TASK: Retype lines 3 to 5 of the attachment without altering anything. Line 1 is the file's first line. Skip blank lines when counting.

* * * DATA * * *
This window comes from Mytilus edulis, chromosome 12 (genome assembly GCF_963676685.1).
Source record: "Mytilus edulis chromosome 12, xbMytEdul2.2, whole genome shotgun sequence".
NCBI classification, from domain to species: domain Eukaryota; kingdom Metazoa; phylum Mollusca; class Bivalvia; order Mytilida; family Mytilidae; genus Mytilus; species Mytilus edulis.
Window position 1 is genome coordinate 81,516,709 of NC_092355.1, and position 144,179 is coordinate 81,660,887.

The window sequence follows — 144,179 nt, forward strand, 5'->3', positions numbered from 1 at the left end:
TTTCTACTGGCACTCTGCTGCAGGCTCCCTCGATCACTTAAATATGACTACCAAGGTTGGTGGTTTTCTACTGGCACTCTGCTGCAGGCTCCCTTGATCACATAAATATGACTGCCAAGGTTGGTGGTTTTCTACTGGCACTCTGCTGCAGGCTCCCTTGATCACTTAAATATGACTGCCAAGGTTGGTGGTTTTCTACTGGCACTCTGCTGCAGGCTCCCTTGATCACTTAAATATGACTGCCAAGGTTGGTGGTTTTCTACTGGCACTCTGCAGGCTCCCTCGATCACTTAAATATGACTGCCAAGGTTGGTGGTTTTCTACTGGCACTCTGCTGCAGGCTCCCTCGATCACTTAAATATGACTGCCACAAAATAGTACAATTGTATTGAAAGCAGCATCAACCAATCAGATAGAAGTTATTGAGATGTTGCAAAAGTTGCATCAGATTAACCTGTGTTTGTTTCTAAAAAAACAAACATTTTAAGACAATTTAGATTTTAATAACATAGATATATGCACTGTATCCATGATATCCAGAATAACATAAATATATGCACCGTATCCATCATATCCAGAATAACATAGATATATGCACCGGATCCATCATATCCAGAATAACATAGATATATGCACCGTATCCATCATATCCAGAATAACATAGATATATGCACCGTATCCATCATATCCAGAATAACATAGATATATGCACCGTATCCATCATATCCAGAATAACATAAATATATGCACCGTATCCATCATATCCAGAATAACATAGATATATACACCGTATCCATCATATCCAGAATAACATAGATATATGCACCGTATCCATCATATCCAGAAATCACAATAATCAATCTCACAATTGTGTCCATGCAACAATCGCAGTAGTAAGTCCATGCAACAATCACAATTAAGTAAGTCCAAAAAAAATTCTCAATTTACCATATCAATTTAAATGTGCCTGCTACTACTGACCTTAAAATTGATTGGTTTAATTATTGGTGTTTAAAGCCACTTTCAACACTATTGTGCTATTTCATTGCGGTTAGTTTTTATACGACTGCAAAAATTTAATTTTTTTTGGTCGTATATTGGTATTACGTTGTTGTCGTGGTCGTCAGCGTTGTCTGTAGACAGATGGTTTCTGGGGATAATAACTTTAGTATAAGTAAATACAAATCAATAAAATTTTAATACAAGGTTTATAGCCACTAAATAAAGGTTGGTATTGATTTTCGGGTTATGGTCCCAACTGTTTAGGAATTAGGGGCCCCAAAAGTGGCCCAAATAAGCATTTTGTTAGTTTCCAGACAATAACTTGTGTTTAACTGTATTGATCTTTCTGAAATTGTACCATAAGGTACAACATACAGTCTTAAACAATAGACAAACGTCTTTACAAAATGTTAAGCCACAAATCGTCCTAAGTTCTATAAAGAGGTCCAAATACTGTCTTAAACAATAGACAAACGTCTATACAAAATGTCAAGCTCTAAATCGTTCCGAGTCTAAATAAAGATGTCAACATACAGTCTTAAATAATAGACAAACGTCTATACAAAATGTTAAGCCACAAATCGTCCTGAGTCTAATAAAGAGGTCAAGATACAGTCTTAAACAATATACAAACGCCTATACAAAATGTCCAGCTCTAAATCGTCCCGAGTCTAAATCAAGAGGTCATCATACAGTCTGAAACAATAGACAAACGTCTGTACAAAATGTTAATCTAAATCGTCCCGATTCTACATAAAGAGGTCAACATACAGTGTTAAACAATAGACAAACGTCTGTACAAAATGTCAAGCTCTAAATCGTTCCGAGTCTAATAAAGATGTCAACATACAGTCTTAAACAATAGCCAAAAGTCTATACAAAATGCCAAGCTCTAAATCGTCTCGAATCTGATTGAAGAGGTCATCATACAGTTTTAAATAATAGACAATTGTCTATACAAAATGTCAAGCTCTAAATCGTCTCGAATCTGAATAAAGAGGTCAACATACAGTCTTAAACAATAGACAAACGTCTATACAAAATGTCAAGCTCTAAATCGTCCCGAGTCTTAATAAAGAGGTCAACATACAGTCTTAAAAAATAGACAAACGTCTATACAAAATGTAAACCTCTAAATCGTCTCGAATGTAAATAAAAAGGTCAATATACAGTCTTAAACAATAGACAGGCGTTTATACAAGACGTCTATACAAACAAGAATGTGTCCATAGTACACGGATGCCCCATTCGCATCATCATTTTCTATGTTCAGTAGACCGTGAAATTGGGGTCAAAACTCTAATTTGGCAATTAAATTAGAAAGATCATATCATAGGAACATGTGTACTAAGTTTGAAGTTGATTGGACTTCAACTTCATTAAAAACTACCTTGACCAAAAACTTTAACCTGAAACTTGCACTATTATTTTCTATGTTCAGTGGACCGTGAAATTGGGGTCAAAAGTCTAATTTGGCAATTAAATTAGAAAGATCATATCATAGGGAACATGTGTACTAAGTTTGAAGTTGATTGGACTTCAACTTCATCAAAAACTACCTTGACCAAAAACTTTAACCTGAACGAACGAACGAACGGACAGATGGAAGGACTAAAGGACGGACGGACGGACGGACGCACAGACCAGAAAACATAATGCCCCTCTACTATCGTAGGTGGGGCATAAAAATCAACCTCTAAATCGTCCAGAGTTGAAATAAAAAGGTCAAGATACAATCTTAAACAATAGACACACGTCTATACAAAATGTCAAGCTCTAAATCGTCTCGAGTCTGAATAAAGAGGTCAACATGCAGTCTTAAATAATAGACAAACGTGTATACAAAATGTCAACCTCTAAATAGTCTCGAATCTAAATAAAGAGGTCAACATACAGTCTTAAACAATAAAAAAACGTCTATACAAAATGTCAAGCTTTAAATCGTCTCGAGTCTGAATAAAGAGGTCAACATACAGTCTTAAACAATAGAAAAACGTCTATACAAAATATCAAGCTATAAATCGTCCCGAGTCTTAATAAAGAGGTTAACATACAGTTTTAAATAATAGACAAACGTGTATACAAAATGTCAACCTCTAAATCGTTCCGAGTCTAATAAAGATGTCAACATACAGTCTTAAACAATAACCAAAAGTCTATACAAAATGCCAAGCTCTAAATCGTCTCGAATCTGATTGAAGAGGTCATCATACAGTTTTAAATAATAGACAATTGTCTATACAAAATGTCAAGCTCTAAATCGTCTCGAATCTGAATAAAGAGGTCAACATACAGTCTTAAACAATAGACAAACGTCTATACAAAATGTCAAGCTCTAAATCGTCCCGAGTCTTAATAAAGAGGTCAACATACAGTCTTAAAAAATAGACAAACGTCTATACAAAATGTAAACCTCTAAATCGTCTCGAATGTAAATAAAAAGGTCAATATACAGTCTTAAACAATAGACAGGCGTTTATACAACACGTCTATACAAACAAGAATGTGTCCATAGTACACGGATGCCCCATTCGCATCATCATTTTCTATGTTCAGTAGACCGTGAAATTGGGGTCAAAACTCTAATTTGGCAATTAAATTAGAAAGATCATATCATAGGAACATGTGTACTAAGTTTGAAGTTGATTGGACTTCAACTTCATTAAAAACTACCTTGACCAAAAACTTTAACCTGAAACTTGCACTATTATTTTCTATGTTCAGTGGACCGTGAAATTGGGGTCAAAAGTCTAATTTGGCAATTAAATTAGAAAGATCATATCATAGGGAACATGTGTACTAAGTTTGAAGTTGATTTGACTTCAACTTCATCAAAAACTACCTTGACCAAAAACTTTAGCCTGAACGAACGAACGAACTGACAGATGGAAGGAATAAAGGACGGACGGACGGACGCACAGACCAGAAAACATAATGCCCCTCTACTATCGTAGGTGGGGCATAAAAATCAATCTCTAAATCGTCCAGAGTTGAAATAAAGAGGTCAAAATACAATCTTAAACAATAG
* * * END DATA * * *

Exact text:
NCBI classification, from domain to species: domain Eukaryota; kingdom Metazoa; phylum Mollusca; class Bivalvia; order Mytilida; family Mytilidae; genus Mytilus; species Mytilus edulis.
Window position 1 is genome coordinate 81,516,709 of NC_092355.1, and position 144,179 is coordinate 81,660,887.

The window sequence follows — 144,179 nt, forward strand, 5'->3', positions numbered from 1 at the left end: